We often don’t associate climate change with threats to America’s military, yet Hurricane Michael showed us how very real that threat is. While the storm wrecked thousands of homes and lives in the Florida Panhandle, it also caused hundreds of millions of dollars’ worth of damage to vital national security assets at Tyndall Air Force Base outside of Panama City. The assessment is ongoing, but the Air Force reports that, “The flight line is devastated. Every building has severe damage. Many buildings are a complete loss.”
As a former Air Force commander, I am deeply alarmed about this growing threat to our military installations, to some of our costliest and most important military assets, and to the men and women who serve us in uniform.
Among the damage at Tyndall: an uncertain future for the 17 F-22s Raptor jets that were left on base to weather the storm. These state-of-the-art stealth jets cost $143 million apiece — but are essentially priceless since the production line was shut down. Regrettably, alarms have been sounded on these kinds of exposures for years.
The American Security Project (ASP), on whose board of directors I serve, has long analyzed the threat of climate change to our military infrastructure. Since its founding in 2006, ASP has argued that the physical changes to the environment such as, flooding, drought, and extreme weather events may disrupt U.S. military capabilities and facilities. And with increasing climate change, storms will intensify, meaning those threats only increase.
The national security community has begun to recognize this growing threat. According to the National Intelligence Council, “Rising sea levels, flooding, droughts, higher temperatures, and more frequent extreme weather events will increasingly threaten military capabilities and facilities on both US and foreign territory, including military bases and training ranges.” ASP produced an interactive map, which outlines the threats to those bases from sea level rise to extreme drought and dangerous hurricanes.
Take for example, Eglin Air Force Base, just 80 miles from Tyndall and home to Special Forces for Southern Command. Sections of the base are projected to flood so often by 2070 that the land will essentially become part of the tidal zone.
Climate effects don’t stop at the coastline, either. In 2016, a 10,000-acre wildfire in California closed the south side of Vandenberg Air Force Base, stalling the launch of an Atlas V rocket. Similarly, Luke Air Force Base, the training ground for F-35 and F-16 fighter pilots in Arizona, has seen increasingly extreme temperatures.
At my command’s headquarters at Davis Monthan Air Force Base in Arizona, I personally witnessed the immense heat of the Arizona desert, reaching 118 degrees one day. There are some concerns that critical fighter planes like the F-35 might not be able to tolerate fuel over a certain temperature threshold. Luke AFB even had to paint refueling trucks white in order to deflect heat — not exactly optimal for operations in a foreign desert like Iraq.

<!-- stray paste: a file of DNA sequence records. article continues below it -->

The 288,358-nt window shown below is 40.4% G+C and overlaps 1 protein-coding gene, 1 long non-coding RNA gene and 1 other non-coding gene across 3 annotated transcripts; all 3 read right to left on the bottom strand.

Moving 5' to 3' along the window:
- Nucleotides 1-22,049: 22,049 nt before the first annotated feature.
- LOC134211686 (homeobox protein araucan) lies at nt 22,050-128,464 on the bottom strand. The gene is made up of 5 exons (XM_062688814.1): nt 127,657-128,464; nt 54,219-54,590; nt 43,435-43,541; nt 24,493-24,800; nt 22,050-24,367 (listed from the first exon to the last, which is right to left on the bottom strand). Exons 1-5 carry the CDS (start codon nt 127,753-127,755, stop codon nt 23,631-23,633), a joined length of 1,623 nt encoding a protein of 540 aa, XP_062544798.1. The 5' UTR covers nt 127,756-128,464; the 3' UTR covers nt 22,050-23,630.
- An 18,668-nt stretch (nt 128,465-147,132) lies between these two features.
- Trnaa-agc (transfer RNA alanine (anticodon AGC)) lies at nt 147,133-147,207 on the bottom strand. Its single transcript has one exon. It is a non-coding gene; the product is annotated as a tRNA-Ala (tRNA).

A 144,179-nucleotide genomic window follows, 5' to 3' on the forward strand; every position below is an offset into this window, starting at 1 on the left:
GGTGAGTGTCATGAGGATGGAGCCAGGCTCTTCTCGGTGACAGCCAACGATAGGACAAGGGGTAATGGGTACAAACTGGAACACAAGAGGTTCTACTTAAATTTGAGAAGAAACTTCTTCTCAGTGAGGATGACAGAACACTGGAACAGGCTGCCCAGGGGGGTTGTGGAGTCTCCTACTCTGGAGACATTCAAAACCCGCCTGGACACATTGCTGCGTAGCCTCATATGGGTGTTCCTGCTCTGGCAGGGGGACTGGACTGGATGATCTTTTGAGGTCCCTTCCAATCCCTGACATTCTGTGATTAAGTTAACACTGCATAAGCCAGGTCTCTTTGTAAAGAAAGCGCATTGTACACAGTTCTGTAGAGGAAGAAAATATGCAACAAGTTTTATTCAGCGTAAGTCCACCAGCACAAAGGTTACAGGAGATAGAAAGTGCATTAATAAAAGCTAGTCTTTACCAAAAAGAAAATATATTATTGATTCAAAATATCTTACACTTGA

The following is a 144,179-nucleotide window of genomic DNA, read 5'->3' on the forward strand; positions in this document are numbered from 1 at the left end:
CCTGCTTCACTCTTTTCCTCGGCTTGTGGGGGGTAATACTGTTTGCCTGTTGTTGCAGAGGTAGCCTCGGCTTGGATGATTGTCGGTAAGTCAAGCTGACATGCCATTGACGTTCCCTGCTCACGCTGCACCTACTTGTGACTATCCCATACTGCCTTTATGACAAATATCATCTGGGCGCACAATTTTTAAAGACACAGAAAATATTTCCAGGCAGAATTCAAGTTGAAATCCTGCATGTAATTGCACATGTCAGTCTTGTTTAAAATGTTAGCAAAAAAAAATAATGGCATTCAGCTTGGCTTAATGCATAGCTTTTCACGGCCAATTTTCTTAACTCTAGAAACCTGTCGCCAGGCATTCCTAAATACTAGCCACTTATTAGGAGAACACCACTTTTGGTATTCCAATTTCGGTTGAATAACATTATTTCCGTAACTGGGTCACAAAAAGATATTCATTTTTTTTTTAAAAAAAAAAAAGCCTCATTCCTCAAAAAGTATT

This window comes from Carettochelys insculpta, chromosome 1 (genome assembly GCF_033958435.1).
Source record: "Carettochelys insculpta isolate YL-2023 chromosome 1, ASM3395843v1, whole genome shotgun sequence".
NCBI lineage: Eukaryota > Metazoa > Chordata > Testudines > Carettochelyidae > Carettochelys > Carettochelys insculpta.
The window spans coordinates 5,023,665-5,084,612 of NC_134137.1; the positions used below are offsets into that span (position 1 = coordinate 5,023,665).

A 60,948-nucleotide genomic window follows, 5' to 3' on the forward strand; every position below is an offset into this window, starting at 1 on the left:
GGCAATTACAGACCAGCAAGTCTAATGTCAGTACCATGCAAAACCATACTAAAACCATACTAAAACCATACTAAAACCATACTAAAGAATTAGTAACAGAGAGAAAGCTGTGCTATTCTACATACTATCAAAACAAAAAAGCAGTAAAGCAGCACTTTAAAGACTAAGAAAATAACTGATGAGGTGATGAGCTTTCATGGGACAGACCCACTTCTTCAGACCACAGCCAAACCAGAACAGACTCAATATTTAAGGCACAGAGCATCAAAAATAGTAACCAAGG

The damage to bases such as Tyndall may be catastrophic for the base itself, but it’s only the beginning. Storms will continue to become more extreme and impact the ability of our armed forces to fight and win our nation’s wars. Assessing and addressing the threat of climate change is critical for the future viability of our force.
What can be done? For one, President TrumpDonald TrumpJan. 6 committee chair says panel will issue a 'good number' of additional subpoenas Overnight Defense & National Security — Presented by AM General — Pentagon officials prepare for grilling Biden nominates head of Africa CDC to lead global AIDS response MORE should support military readiness as it relates to the growing impacts of climate change. Unfortunately, the most recent National Security Strategy and National Defense Strategy explicitly left out the threats of climate change, making it more difficult for military planners to address the threat.
Congress, which has taken limited action on climate change, has at least requested a report from the Department of Defense on the most vulnerable bases and stations. Much more must be done. As the recent UN IPCCC report highlighted, the time to act is now. If Trump and Congress hope to preserve the United States’ military superiority — and to protect them from vulnerabilities — they must address the threat of climate change today.
Lieutenant General Norman Seip, USAF (Ret) served in the Air Force for 35 years. He currently serves on the Board of Directors of the American Security Project, which published an analysis of how climate change impacts military infrastructure.